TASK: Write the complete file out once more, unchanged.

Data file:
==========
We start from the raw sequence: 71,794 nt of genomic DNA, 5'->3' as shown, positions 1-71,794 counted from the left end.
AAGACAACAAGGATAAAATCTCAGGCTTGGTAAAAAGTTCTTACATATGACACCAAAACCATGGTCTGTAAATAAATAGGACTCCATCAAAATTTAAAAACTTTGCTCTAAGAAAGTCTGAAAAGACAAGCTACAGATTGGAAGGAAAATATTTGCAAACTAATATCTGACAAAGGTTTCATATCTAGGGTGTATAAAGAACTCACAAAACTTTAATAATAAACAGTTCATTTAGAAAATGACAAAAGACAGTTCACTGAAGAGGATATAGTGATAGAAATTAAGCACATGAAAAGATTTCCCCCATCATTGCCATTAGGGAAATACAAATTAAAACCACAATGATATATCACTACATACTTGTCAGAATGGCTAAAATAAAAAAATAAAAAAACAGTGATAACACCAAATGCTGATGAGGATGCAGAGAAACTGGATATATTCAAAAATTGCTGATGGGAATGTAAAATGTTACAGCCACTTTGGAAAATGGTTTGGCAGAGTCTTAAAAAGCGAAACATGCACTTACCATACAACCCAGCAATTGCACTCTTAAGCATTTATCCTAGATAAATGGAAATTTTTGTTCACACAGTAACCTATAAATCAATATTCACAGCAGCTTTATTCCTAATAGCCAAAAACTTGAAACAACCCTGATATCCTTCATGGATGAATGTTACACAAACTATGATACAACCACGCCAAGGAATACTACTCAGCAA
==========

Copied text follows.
We start from the raw sequence: 71,794 nt of genomic DNA, 5'->3' as shown, positions 1-71,794 counted from the left end.
AAGACAACAAGGATAAAATCTCAGGCTTGGTAAAAAGTTCTTACATATGACACCAAAACCATGGTCTGTAAATAAATAGGACTCCATCAAAATTTAAAAACTTTGCTCTAAGAAAGTCTGAAAAGACAAGCTACAGATTGGAAGGAAAATATTTGCAAACTAATATCTGACAAAGGTTTCATATCTAGGGTGTATAAAGAACTCACAAAACTTTAATAATAAACAGTTCATTTAGAAAATGACAAAAGACAGTTCACTGAAGAGGATATAGTGATAGAAATTAAGCACATGAAAAGATTTCCCCCATCATTGCCATTAGGGAAATACAAATTAAAACCACAATGATATATCACTACATACTTGTCAGAATGGCTAAAATAAAAAAATAAAAAAACAGTGATAACACCAAATGCTGATGAGGATGCAGAGAAACTGGATATATTCAAAAATTGCTGATGGGAATGTAAAATGTTACAGCCACTTTGGAAAATGGTTTGGCAGAGTCTTAAAAAGCGAAACATGCACTTACCATACAACCCAGCAATTGCACTCTTAAGCATTTATCCTAGATAAATGGAAATTTTTGTTCACACAGTAACCTATAAATCAATATTCACAGCAGCTTTATTCCTAATAGCCAAAAACTTGAAACAACCCTGATATCCTTCATGGATGAATGTTACACAAACTATGATACAACCACGCCAAGGAATACTACTCAGCAA